Gena Owens was a teenager in May, 2012, when her father was gravely injured in a four-wheeler accident. He made a full recovery, thanks to skilled medical care – and the generosity of strangers.
Gena’s father needed eight units of blood, which were supplied through Marsh Regional Blood Center. Knowing that, Gena decided to pay the blessing forward.
Since then, she’s been a committed blood donor who also encourages her family and friends to give – she tells them they never know whose life they may save.
My name is Gena Owens and on May 27, 2012, my life changed.
My dad had gone missing at around 6 p.m. We were all panicked; Dad usually came home by then after drying off his four-wheeler. My neighbor and I went looking for him after my mother asked us to. We found him not too far from my house, lying in a creek; he had wrecked his four-wheeler. He had multiple injuries and had lost most of his blood by the time he got to the hospital. He required blood when he got there and received eight units.
About a year after that, I decided I needed to give back, to do something greater than myself, to change others' lives like they had done to my dad. I decided to donate blood.
At first I was scared - I'm a bit afraid of needles, but the nurses reassured me everything was going to be OK. I gave blood, and it felt amazing to be doing something good, to give back. But I didn't tell my family about my random act of kindness. This is just kind things you can do for another human being; it doesn't need to be recognized, just felt by your heart.
After that first time, no one knew, but my mom found out on accident. You receive a shirt for donating , and, well, I forgot about it when I threw it in the laundry for it to be washed. My mom never asked me why I did it, or who I did it for. She just knew I was doing something good.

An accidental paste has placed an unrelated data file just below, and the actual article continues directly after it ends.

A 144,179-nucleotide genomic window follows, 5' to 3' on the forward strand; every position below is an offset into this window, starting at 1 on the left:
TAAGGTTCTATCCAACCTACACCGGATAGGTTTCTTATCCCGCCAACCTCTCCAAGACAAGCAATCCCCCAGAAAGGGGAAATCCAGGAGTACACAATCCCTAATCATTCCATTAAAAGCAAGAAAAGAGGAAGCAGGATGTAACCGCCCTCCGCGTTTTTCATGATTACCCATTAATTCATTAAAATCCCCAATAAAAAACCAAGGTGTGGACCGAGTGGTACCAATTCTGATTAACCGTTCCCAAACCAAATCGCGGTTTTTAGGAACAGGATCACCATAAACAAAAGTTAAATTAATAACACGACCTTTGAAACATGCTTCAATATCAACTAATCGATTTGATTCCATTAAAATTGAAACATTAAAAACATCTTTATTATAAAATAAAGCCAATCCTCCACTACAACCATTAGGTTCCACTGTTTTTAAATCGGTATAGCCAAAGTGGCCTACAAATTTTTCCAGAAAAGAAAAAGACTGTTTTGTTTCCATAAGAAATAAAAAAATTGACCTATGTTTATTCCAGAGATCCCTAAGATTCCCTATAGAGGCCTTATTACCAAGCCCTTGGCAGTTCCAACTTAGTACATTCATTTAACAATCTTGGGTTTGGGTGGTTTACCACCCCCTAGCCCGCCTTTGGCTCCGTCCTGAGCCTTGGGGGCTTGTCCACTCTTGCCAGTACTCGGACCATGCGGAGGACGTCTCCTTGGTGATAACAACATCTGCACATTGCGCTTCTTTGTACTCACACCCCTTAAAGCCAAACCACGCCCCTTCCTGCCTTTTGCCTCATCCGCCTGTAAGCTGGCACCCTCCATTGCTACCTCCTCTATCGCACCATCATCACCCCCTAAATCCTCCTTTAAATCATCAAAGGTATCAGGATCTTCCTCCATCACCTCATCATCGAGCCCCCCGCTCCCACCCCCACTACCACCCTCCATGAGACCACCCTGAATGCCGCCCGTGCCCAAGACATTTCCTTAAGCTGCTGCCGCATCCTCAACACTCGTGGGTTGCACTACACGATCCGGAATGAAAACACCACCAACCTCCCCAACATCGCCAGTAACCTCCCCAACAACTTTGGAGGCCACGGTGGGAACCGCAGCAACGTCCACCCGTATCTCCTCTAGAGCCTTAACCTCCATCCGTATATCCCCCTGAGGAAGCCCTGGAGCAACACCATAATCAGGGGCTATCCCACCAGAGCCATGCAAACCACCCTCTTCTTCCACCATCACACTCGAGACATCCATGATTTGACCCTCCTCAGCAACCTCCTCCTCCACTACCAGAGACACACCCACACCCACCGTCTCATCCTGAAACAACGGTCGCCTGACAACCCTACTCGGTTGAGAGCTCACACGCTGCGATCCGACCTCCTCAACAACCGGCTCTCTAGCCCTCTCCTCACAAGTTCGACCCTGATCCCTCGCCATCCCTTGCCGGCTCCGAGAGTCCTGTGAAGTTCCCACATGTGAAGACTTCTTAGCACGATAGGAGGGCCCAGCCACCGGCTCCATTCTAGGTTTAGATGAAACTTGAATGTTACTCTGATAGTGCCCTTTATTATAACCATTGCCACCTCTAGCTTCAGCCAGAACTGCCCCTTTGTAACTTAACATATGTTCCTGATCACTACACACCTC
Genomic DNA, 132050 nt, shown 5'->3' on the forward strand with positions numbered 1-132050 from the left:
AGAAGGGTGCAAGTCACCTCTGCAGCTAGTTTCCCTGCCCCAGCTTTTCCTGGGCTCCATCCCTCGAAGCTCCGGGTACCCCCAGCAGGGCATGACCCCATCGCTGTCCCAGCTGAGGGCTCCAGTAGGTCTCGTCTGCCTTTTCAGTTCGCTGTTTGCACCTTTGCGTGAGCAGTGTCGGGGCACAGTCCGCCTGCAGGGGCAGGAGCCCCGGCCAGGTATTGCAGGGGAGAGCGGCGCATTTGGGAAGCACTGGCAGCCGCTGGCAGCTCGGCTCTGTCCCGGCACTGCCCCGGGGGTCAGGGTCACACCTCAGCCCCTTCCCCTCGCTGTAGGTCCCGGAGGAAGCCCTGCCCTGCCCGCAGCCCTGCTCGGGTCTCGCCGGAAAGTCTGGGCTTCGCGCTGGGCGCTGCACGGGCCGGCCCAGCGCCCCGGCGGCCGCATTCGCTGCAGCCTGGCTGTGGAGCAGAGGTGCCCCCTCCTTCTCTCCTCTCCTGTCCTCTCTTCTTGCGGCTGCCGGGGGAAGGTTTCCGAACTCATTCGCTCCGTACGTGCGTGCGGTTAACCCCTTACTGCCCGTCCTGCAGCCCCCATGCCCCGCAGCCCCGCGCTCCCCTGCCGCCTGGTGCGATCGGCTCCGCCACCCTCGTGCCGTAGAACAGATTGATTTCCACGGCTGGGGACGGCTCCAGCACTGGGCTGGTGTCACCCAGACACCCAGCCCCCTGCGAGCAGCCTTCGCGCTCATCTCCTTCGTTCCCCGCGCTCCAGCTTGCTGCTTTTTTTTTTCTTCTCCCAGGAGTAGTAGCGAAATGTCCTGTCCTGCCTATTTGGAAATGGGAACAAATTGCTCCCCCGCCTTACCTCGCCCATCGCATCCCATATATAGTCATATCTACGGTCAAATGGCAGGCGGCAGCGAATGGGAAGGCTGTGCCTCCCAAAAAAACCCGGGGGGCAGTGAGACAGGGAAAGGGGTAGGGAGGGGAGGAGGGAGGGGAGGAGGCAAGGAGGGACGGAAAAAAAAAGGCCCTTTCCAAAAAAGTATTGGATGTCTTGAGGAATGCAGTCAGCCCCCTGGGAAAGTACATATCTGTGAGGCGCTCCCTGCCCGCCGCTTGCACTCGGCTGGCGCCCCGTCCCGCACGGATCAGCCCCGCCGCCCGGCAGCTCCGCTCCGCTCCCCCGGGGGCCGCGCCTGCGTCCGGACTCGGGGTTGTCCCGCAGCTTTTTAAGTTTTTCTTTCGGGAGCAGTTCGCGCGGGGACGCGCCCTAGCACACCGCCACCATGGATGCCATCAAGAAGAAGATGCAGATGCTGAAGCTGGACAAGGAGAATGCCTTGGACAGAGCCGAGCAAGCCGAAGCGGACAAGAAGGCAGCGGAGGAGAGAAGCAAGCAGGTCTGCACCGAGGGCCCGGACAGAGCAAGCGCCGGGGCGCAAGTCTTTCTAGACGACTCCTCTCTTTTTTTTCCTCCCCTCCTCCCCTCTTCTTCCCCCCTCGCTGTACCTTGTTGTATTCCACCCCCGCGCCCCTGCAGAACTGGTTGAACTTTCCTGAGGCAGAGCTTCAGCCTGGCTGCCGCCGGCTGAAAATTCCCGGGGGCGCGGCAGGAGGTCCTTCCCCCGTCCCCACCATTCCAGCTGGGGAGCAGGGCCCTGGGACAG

After seeing the shirt and realizing what I had done, she decided to try to donate. My mom is anemic and has a very hard time getting her iron high enough to donate, but when it's up enough, she tries. I've convinced my friends and other family members to try to donate. I've tried to donate six times, but have actually donated three.
It can't hurt to try. Everyone on this planet can try at something, but only a few are willing to keep trying until they can. Someone gave blood, and it saved my dad's life, and if I can give blood and save someone else's, then that's alright. I'm doing a kindness to the people who need blood, and their families. Life is a gift, and nobody should have to have their family know they might not get to have that gift anymore.
I want to persuade you to be a hero and save a life. You don't need super powers or have all these cool gadgets to be a hero. All you need is some time and blood.
I had someone save my dad's life, a complete stranger - if it had not been for their donation, I wouldn't have a father to celebrate Father's Day with (which in 2012 he spent in the hospital). Someone was gracious enough to give their blood, the fluid to keep people alive. I'm thankful every day for the gift that was given to my family, and possibly by eight different people.
When a blood drive comes up in your community, go try to donate. It could be someone in your family who needs it. As someone told me, "An act of kindness is not meant to be repaid; it is meant to be passed on."
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